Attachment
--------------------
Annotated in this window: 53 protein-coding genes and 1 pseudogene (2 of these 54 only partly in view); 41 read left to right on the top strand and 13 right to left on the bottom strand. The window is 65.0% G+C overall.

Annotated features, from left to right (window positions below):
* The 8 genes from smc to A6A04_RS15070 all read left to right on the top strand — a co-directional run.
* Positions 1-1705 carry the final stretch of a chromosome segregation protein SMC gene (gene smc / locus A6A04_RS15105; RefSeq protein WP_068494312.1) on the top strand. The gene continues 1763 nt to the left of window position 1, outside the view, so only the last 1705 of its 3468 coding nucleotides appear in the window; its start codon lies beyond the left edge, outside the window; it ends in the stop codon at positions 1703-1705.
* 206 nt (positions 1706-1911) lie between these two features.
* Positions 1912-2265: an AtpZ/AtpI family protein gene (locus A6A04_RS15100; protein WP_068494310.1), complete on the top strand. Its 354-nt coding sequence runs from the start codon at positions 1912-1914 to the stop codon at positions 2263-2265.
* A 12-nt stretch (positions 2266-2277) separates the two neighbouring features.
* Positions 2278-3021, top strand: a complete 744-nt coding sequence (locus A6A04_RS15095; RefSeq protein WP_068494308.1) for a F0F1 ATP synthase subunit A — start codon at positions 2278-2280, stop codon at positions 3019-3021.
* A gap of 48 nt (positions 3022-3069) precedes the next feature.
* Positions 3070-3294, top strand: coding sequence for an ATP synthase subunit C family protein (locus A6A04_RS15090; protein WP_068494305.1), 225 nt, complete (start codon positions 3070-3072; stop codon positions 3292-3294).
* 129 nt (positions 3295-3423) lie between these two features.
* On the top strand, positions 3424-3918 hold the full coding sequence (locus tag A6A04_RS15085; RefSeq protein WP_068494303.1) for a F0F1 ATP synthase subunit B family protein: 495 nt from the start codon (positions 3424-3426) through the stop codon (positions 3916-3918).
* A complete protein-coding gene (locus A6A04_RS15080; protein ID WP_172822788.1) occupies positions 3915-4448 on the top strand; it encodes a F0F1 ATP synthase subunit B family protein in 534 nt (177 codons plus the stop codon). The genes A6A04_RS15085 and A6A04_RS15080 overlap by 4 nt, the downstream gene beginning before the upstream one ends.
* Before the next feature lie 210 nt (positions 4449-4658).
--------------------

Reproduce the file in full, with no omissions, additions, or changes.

Annotated in this window: 53 protein-coding genes and 1 pseudogene (2 of these 54 only partly in view); 41 read left to right on the top strand and 13 right to left on the bottom strand. The window is 65.0% G+C overall.

Annotated features, from left to right (window positions below):
* The 8 genes from smc to A6A04_RS15070 all read left to right on the top strand — a co-directional run.
* Positions 1-1705 carry the final stretch of a chromosome segregation protein SMC gene (gene smc / locus A6A04_RS15105; RefSeq protein WP_068494312.1) on the top strand. The gene continues 1763 nt to the left of window position 1, outside the view, so only the last 1705 of its 3468 coding nucleotides appear in the window; its start codon lies beyond the left edge, outside the window; it ends in the stop codon at positions 1703-1705.
* 206 nt (positions 1706-1911) lie between these two features.
* Positions 1912-2265: an AtpZ/AtpI family protein gene (locus A6A04_RS15100; protein WP_068494310.1), complete on the top strand. Its 354-nt coding sequence runs from the start codon at positions 1912-1914 to the stop codon at positions 2263-2265.
* A 12-nt stretch (positions 2266-2277) separates the two neighbouring features.
* Positions 2278-3021, top strand: a complete 744-nt coding sequence (locus A6A04_RS15095; RefSeq protein WP_068494308.1) for a F0F1 ATP synthase subunit A — start codon at positions 2278-2280, stop codon at positions 3019-3021.
* A gap of 48 nt (positions 3022-3069) precedes the next feature.
* Positions 3070-3294, top strand: coding sequence for an ATP synthase subunit C family protein (locus A6A04_RS15090; protein WP_068494305.1), 225 nt, complete (start codon positions 3070-3072; stop codon positions 3292-3294).
* 129 nt (positions 3295-3423) lie between these two features.
* On the top strand, positions 3424-3918 hold the full coding sequence (locus tag A6A04_RS15085; RefSeq protein WP_068494303.1) for a F0F1 ATP synthase subunit B family protein: 495 nt from the start codon (positions 3424-3426) through the stop codon (positions 3916-3918).
* A complete protein-coding gene (locus A6A04_RS15080; protein ID WP_172822788.1) occupies positions 3915-4448 on the top strand; it encodes a F0F1 ATP synthase subunit B family protein in 534 nt (177 codons plus the stop codon). The genes A6A04_RS15085 and A6A04_RS15080 overlap by 4 nt, the downstream gene beginning before the upstream one ends.
* Before the next feature lie 210 nt (positions 4449-4658).